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|    Game Design

Creating compelling, immersive games requires understanding, visualizing, demonstrating, and tuning the interactions of an ever-increasing number of game tools and systems. While game designers need to understand and exploit the possibilities of new technologies such as realistic physics, facial expressions, and lighting techniques; they must also continue to master the traditional disciplines of drama, game play, and psychology.

The Design Track explores the challenges and ramifications of the interaction between new technologies and established techniques.

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Skill, Matchmaking, and Ranking Systems Design
Josh Menke (Activision Publishing)
With the establishment of professional online gaming, high quality matchmaking and ranking systems have become expected components of competitive multiplayer games. The following covers skill determination, matchmaking, ranking, how they relate, and direction for the future. It will cover what can be expected out of the latest state-of-the-art skill determination systems. It will discuss how skill can be properly used for matchmaking and how good matchmaking can free gameplay designers to design with depth. It will suggest best practices for ranking systems, and discuss how ranking interacts with matchmaking, pointing out pitfalls to watch out for in their design. It will draw from industry experience working on competitive systems in the World of Warcraft, Starcraft 2, and Call of Duty franchises.
Emptying the Trash: A Last Look at TRS-80 Game Designs
Jim McGinley (Bigpants)
Released in 1979, the TRS-80 computer was a horrible, unique constraint that produced some great, forgotten games. 15+ of the best games will be highlighted, unearthing mechanics and ideas that will inspire today's game makers. Videos will be shown of each game being played at a high level by the presenter (one of the few people alive who is skilled at these games). This is a sequel to GDC 2012's highly rated "Inspiration from the Trash", and the final nail.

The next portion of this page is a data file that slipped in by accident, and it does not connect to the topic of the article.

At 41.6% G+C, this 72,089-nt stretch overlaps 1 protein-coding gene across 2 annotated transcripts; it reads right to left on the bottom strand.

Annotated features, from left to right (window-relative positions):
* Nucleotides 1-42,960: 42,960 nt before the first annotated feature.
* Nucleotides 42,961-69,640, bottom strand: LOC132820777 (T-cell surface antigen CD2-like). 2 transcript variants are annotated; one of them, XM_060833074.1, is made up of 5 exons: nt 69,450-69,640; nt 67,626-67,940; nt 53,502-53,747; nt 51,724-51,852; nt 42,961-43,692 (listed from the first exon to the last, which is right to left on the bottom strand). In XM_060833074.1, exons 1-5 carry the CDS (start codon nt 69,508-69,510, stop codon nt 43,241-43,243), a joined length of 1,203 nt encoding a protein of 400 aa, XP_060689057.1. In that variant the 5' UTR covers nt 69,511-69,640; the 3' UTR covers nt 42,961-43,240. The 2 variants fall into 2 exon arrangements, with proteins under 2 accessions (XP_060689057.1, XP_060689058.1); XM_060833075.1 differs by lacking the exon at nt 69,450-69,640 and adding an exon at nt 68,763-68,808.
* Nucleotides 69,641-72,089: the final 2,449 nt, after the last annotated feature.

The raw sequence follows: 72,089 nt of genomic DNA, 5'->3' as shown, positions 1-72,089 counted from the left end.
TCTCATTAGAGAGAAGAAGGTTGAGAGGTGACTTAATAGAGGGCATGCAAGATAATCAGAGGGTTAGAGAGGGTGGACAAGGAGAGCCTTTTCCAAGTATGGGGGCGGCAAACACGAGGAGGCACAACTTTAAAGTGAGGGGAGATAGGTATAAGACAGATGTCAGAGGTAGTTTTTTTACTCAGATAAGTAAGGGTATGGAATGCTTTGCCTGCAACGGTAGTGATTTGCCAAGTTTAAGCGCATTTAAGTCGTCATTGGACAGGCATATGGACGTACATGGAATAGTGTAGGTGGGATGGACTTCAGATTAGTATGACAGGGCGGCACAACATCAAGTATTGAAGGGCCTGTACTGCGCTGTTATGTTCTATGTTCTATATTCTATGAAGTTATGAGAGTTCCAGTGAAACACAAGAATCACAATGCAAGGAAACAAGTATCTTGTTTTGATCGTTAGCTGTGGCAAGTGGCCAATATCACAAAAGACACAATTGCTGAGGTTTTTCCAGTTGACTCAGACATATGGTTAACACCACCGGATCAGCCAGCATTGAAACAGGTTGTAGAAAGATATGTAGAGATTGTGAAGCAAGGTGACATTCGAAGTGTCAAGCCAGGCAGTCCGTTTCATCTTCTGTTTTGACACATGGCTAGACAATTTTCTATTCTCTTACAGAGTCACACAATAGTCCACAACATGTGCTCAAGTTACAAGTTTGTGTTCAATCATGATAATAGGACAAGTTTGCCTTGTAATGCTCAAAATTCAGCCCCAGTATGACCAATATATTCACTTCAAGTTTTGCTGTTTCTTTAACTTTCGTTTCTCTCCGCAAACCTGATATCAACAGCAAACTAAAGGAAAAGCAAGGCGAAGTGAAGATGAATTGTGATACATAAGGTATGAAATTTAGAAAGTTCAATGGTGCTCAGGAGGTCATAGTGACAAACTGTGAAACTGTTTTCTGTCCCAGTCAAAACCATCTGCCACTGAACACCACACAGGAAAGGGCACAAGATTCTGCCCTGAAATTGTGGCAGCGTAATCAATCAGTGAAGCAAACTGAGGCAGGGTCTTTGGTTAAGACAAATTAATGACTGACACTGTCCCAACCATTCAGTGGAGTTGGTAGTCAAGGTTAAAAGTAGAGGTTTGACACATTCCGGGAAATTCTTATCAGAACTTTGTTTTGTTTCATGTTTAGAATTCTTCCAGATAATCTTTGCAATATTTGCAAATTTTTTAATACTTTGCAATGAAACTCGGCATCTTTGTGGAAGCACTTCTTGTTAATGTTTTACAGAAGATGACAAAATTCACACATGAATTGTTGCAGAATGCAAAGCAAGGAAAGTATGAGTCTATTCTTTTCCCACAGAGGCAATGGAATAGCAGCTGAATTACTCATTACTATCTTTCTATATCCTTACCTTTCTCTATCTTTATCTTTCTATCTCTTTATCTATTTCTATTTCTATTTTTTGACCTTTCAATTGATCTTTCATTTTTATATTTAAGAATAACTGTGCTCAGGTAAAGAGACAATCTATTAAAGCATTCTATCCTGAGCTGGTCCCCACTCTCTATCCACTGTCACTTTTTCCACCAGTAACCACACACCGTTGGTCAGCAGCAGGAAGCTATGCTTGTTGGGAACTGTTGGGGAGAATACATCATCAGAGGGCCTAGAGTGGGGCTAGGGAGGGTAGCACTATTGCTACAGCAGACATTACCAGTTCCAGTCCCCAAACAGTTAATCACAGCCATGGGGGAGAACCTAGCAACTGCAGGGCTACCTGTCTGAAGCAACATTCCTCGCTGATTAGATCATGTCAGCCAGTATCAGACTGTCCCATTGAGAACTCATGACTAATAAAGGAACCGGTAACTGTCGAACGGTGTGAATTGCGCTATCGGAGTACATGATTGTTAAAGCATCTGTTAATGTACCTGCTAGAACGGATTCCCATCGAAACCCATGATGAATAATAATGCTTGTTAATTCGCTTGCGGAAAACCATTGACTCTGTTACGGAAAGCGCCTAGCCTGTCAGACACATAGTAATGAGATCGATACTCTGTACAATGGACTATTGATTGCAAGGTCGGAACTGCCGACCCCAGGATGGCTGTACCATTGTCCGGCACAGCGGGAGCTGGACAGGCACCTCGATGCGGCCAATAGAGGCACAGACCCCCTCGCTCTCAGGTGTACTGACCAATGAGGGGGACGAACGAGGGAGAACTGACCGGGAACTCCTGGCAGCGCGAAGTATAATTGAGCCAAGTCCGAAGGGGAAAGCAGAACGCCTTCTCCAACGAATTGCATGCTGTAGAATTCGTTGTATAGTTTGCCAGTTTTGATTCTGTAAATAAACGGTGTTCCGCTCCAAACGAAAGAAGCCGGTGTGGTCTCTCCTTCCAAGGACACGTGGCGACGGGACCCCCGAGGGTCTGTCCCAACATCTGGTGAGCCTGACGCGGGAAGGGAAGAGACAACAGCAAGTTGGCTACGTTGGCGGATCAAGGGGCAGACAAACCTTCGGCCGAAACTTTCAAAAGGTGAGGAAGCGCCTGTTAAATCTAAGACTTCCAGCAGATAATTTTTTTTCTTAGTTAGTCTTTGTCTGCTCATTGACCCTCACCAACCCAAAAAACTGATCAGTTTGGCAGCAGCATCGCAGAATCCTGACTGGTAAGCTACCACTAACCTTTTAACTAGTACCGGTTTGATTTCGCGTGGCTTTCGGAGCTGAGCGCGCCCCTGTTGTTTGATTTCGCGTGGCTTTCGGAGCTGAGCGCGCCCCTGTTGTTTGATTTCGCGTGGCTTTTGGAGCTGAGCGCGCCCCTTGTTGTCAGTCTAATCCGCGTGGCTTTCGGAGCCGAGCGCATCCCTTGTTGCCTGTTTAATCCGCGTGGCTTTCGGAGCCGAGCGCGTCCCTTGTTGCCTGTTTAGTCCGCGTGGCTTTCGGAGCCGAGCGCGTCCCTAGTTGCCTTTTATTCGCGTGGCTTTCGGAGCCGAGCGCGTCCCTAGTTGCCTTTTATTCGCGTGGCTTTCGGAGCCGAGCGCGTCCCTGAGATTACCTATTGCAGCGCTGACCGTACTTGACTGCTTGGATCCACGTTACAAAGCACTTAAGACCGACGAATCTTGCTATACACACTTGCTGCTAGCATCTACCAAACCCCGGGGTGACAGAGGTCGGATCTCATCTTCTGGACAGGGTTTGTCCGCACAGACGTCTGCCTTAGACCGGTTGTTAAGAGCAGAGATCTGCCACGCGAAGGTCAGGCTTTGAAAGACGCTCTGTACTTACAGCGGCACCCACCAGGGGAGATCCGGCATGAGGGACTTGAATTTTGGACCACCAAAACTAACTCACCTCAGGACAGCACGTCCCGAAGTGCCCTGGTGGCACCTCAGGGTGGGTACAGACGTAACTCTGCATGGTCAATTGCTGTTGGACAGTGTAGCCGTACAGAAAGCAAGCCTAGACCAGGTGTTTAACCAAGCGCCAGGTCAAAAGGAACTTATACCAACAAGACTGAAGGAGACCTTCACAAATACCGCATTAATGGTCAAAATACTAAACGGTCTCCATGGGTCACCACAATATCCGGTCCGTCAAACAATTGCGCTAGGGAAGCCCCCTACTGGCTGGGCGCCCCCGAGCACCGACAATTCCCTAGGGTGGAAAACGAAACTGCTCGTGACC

Finding these games is beyond the reach of most (they're not on YouTube). Rather than navigate the idiosyncrasies of TRS-80 emulation software, research which games are worth remembering, and master the unforgiving gameplay, people can instead attend this presentation. In-between games, we'll reflect on how modern issues were viewed 35 years ago. Cloning, sequels, casual games, licensed games, apocalypses all existed, and distance will provide attendees with insight into their future.
Rules of the Game: Five More Techniques from Quite Inventive Designers
Richard Rouse III (Paranoid Productions)
Michael De Plater (Monolith Productions)
Emily Short (Independent)
Liz England (Insomniac Games)
Jason VandenBerghe (Ubisoft)
Lee Perry (Independent)
There's no absolute "rule book" for the art of game design, yet every designer has a personal set of techniques they call their own. The popular "Rules of the Game" session returns to present five highly accomplished designers who each share a key rule-of-thumb that they employ when designing a game. Each speaker gets ten minutes to present a rule and go into detail about how they've used it on some of their most successful projects. These are unique and personal techniques that are not commonly held design wisdom and may well challenge the way you think about design. Speakers talk honestly about the pluses and minuses of each technique, helping the audience understand where the rules apply and where they may not. Come to hear novel and useful game design concepts while also learning how some very interesting designers go about making great games.